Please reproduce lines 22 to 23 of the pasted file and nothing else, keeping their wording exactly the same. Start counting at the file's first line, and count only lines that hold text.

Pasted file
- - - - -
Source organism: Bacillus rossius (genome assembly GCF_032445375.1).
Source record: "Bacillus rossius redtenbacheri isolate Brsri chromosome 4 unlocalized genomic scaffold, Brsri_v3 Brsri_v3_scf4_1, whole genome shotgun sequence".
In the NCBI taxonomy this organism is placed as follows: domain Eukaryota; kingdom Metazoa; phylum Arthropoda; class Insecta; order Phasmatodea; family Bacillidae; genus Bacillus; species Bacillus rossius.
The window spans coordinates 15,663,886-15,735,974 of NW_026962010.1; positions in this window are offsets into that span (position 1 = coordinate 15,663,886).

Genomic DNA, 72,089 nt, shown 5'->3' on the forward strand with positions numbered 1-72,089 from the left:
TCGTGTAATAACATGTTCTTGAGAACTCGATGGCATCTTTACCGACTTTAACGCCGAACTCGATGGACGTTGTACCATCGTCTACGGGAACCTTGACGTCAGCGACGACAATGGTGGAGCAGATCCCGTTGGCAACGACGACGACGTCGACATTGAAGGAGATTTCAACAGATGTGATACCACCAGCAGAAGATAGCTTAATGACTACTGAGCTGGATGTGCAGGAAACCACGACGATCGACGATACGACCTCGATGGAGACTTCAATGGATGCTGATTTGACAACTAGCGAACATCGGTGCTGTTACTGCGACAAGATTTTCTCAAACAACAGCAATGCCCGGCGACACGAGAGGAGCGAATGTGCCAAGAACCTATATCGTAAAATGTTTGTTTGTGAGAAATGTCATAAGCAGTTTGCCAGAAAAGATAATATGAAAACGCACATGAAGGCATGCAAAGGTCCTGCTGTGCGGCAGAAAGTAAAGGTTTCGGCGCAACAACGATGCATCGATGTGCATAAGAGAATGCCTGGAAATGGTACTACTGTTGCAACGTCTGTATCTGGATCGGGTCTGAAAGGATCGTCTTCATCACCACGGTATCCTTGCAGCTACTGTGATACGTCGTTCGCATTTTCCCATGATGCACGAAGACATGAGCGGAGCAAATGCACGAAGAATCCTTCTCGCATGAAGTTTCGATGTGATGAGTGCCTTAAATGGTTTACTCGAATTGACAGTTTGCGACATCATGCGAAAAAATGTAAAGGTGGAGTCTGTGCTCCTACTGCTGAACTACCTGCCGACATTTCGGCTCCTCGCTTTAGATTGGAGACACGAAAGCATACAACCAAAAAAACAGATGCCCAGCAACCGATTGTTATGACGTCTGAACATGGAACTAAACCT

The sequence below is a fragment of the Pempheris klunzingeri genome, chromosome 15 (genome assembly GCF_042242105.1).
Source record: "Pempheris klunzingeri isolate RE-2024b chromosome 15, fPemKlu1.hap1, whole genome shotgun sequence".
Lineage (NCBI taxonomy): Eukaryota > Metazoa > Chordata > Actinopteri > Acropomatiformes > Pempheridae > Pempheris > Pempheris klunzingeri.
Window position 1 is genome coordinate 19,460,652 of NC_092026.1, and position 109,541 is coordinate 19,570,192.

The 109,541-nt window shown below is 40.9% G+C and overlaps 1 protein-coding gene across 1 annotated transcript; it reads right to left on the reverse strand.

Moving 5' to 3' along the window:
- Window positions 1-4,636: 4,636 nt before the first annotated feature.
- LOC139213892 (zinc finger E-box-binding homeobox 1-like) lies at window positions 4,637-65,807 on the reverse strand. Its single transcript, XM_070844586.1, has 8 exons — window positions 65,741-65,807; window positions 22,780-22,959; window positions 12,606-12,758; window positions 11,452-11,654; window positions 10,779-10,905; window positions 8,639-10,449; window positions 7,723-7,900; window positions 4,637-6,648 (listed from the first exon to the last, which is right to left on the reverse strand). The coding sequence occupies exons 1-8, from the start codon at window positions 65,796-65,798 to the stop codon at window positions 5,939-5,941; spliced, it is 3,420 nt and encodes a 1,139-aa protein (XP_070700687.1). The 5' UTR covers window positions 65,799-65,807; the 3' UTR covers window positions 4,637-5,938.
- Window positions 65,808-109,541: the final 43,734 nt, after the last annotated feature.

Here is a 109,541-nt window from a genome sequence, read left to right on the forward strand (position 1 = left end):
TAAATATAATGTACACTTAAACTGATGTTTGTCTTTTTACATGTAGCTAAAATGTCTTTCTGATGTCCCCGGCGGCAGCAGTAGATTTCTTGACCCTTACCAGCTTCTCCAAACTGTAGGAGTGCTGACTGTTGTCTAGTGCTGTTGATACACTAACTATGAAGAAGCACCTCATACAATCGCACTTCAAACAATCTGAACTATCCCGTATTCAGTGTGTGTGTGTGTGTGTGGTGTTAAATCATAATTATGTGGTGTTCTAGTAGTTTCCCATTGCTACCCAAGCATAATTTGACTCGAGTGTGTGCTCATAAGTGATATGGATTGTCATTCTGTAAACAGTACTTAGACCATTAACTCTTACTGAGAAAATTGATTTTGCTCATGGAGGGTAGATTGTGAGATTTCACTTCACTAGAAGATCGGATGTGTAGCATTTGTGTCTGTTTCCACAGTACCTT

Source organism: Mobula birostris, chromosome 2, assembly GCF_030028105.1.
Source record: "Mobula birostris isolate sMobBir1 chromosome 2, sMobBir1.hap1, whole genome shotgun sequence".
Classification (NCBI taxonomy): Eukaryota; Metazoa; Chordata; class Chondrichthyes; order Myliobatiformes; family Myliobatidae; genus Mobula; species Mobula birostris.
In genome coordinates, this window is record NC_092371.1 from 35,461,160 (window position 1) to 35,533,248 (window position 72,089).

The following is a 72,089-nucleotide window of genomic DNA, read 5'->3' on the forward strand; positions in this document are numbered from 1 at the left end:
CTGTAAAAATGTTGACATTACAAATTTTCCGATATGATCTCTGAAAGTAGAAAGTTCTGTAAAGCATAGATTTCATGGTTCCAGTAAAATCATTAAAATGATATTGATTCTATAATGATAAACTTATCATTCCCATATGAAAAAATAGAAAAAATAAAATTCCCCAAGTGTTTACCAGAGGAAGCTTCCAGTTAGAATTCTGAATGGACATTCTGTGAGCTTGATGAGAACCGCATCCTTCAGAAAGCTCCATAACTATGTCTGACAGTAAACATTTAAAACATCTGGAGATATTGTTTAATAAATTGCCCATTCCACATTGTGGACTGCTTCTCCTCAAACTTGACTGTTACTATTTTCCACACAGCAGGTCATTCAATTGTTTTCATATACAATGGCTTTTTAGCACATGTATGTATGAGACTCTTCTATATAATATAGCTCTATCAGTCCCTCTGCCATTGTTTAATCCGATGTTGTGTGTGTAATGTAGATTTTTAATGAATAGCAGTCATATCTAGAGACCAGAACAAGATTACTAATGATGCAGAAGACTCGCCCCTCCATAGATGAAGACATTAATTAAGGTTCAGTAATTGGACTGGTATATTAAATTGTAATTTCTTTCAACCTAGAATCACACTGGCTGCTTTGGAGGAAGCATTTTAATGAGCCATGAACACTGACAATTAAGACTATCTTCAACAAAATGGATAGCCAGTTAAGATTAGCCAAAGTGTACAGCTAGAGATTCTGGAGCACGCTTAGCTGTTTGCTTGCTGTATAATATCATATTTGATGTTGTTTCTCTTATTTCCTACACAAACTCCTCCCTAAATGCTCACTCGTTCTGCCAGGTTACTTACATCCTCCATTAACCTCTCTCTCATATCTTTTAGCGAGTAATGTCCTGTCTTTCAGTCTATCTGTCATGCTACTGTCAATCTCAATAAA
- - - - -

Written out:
The following is a 72,089-nucleotide window of genomic DNA, read 5'->3' on the forward strand; positions in this document are numbered from 1 at the left end:
CTGTAAAAATGTTGACATTACAAATTTTCCGATATGATCTCTGAAAGTAGAAAGTTCTGTAAAGCATAGATTTCATGGTTCCAGTAAAATCATTAAAATGATATTGATTCTATAATGATAAACTTATCATTCCCATATGAAAAAATAGAAAAAATAAAATTCCCCAAGTGTTTACCAGAGGAAGCTTCCAGTTAGAATTCTGAATGGACATTCTGTGAGCTTGATGAGAACCGCATCCTTCAGAAAGCTCCATAACTATGTCTGACAGTAAACATTTAAAACATCTGGAGATATTGTTTAATAAATTGCCCATTCCACATTGTGGACTGCTTCTCCTCAAACTTGACTGTTACTATTTTCCACACAGCAGGTCATTCAATTGTTTTCATATACAATGGCTTTTTAGCACATGTATGTATGAGACTCTTCTATATAATATAGCTCTATCAGTCCCTCTGCCATTGTTTAATCCGATGTTGTGTGTGTAATGTAGATTTTTAATGAATAGCAGTCATATCTAGAGACCAGAACAAGATTACTAATGATGCAGAAGACTCGCCCCTCCATAGATGAAGACATTAATTAAGGTTCAGTAATTGGACTGGTATATTAAATTGTAATTTCTTTCAACCTAGAATCACACTGGCTGCTTTGGAGGAAGCATTTTAATGAGCCATGAACACTGACAATTAAGACTATCTTCAACAAAATGGATAGCCAGTTAAGATTAGCCAAAGTGTACAGCTAGAGATTCTGGAGCACGCTTAGCTGTTTGCTTGCTGTATAATATCATATTTGATGTTGTTTCTCTTATTTCCTACACAAACTCCTCCCTAAATGCTCACTCGTTCTGCCAGGTTACTTACATCCTCCATTAACCTCTCTCTCATATCTTTTAGCGAGTAATGTCCTGTCTTTCAGTCTATCTGTCATGCTACTGTCAATCTCAATAAA